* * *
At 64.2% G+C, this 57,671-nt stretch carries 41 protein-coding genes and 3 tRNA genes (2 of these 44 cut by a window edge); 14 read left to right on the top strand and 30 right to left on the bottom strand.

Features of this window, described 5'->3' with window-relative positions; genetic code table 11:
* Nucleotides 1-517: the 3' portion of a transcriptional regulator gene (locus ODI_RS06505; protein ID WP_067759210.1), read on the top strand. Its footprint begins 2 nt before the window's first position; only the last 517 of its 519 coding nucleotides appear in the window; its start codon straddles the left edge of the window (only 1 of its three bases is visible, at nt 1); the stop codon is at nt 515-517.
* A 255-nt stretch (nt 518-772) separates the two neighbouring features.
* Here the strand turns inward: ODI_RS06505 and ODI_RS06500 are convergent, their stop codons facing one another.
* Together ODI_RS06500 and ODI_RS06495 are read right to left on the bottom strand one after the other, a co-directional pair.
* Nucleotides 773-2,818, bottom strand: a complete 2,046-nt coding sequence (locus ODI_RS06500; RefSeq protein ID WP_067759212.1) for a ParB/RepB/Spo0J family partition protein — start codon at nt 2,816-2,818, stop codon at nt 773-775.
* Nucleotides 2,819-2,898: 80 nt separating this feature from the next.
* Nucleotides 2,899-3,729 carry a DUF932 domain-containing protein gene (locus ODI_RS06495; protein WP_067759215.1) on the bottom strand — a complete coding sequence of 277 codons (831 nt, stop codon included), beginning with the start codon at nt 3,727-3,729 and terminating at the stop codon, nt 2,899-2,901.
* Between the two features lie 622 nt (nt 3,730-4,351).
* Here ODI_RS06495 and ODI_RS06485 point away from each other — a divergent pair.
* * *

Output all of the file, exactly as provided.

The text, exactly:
At 64.2% G+C, this 57,671-nt stretch carries 41 protein-coding genes and 3 tRNA genes (2 of these 44 cut by a window edge); 14 read left to right on the top strand and 30 right to left on the bottom strand.

Features of this window, described 5'->3' with window-relative positions; genetic code table 11:
* Nucleotides 1-517: the 3' portion of a transcriptional regulator gene (locus ODI_RS06505; protein ID WP_067759210.1), read on the top strand. Its footprint begins 2 nt before the window's first position; only the last 517 of its 519 coding nucleotides appear in the window; its start codon straddles the left edge of the window (only 1 of its three bases is visible, at nt 1); the stop codon is at nt 515-517.
* A 255-nt stretch (nt 518-772) separates the two neighbouring features.
* Here the strand turns inward: ODI_RS06505 and ODI_RS06500 are convergent, their stop codons facing one another.
* Together ODI_RS06500 and ODI_RS06495 are read right to left on the bottom strand one after the other, a co-directional pair.
* Nucleotides 773-2,818, bottom strand: a complete 2,046-nt coding sequence (locus ODI_RS06500; RefSeq protein ID WP_067759212.1) for a ParB/RepB/Spo0J family partition protein — start codon at nt 2,816-2,818, stop codon at nt 773-775.
* Nucleotides 2,819-2,898: 80 nt separating this feature from the next.
* Nucleotides 2,899-3,729 carry a DUF932 domain-containing protein gene (locus ODI_RS06495; protein WP_067759215.1) on the bottom strand — a complete coding sequence of 277 codons (831 nt, stop codon included), beginning with the start codon at nt 3,727-3,729 and terminating at the stop codon, nt 2,899-2,901.
* Between the two features lie 622 nt (nt 3,730-4,351).
* Here ODI_RS06495 and ODI_RS06485 point away from each other — a divergent pair.